“The One-Needle Sewing Project,” Ensign, Feb. 1995, 64–65
When Rachel and Ayden Nathan were sealed in the Los Angeles Temple, only a handful of people were present. But Rachel wore a gift of love that carried with it the good wishes of many other sisters—her dress, which had been sewn by women of the Beijing (China) Branch.
The dress, with its mandarin collar and long sleeves, was finished to perfection; the hand stitching was even and delicate. The sisters of the branch had called this “the magic dress” because of the way it unified members who sacrificed to create an expression of love for the Nathans.
Rachel and Ayden, a warm, caring couple, are natives of New Zealand who had been married in their home country. Rachel worked in Beijing at the New Zealand embassy. Their goal was to be sealed in the Los Angeles Temple during an upcoming visit to California. After purchasing the white silk for her dress at a store in Beijing’s Temple of Heaven area, Rachel was approached by the branch Relief Society president: would she allow the sisters of the Relief Society to make the dress for her? Rachel accepted their offer.
The branch Relief Society was made up of women who were busy with their own pursuits—a librarian, a journalist, embassy personnel or spouses, and several mothers with small children. All of them participated in sewing the dress. Because it was not easy to find thread, buttons, or interfacing fabric in China, each woman unselfishly donated materials from personal sewing supplies. The women had only one needle that was thin enough to glide evenly through the silk material. It was carefully carried from house to house where the sewing took place.
Each of the women chose a different part of the dress as her specialty. Some worked on the body, and others on the collar, the sleeves, or the yoke. Each part was sewn with loving attention to detail; many times, finished stitching was taken out and sewn again so the dress could be perfect. Finally the women traveled successively to three different homes to sew the parts of the dress together.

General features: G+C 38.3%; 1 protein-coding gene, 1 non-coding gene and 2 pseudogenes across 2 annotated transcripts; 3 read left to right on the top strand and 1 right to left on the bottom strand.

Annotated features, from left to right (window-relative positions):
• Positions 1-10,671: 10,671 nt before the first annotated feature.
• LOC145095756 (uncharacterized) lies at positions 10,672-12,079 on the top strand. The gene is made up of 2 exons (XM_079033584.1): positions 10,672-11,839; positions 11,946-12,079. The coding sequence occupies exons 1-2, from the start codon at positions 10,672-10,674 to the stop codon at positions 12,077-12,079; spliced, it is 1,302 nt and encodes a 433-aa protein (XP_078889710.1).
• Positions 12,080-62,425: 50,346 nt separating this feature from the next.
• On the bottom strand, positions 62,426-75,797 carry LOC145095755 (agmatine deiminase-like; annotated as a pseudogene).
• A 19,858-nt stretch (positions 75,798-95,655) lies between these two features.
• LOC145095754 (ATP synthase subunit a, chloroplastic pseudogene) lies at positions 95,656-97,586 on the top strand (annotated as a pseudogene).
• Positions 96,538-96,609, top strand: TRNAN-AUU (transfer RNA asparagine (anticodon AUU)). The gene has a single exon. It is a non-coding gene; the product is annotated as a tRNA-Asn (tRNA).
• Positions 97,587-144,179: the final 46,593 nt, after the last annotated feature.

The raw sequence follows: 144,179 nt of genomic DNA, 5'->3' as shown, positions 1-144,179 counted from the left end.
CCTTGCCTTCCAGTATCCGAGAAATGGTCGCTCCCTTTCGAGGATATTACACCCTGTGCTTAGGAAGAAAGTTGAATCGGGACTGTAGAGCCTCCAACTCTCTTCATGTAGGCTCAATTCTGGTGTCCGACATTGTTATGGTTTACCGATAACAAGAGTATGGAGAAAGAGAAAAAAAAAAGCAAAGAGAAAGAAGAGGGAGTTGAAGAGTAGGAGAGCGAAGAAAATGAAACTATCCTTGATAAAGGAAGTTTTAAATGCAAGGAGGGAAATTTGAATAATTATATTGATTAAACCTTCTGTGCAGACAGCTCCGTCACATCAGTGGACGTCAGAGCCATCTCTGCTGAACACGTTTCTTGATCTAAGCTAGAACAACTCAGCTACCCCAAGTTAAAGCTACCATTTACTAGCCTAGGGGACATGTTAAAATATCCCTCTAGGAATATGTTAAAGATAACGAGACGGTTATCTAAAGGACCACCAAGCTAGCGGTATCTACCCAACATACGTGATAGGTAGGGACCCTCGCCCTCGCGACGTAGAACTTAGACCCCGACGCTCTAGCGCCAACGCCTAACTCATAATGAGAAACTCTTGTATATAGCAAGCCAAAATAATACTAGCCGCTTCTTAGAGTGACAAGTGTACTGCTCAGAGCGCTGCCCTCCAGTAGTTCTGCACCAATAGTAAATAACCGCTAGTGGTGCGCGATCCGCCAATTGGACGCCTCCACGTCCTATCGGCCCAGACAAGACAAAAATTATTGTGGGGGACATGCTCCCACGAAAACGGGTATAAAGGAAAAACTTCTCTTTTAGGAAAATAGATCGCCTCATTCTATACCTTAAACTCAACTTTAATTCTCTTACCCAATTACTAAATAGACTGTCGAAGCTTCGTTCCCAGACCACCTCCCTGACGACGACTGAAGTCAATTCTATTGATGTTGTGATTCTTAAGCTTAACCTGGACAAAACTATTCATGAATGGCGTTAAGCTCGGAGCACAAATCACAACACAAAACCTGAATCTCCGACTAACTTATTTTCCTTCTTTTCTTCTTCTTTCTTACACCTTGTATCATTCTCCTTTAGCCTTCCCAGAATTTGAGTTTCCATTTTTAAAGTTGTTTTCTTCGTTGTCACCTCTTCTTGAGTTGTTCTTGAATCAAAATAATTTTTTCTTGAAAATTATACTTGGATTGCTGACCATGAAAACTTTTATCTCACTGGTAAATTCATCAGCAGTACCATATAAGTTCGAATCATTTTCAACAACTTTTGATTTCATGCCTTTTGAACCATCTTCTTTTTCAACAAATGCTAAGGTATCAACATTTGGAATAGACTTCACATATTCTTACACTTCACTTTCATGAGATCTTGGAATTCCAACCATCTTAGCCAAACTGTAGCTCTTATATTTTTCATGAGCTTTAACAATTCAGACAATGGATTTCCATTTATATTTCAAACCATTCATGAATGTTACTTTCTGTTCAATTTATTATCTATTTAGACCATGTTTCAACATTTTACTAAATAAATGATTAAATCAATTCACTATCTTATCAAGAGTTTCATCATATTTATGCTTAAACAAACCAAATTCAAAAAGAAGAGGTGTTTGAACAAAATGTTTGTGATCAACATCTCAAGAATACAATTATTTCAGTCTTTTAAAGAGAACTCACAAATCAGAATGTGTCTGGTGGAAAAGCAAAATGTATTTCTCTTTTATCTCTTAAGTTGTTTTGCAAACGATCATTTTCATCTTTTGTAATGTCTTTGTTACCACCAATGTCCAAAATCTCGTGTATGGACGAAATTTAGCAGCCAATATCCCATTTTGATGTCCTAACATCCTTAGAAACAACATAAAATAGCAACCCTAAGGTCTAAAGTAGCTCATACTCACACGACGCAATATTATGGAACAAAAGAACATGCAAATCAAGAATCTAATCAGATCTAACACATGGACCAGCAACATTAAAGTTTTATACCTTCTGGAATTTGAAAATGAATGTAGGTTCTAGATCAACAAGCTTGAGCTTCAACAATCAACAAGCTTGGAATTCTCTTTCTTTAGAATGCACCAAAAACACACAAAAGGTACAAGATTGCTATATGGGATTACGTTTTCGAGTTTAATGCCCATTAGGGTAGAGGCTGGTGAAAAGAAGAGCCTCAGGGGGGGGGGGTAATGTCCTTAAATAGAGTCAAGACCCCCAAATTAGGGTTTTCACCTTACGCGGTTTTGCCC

The dress represented an offering by many members; while the sisters sewed, brethren of the branch watched the children so the work could go on uninterrupted. Thus members not only served Sister Nathan, but also developed friendships with each other.
Sewing the dress strengthened awareness of the temple among Chinese members of the branch. The Sunday before the Nathans left for California, the theme of the branch’s sacrament meeting was temple marriage.
The dress will always have an added significance because of those who made it, Rachel Nathan says. “When I look at it, I think of the sisters in Beijing living such busy lives, yet still finding time for sacrifice and service.” When she wore the dress in the temple, Rachel knew that she carried with her the love of many more than the five friends who were able to be present in the sealing room that day.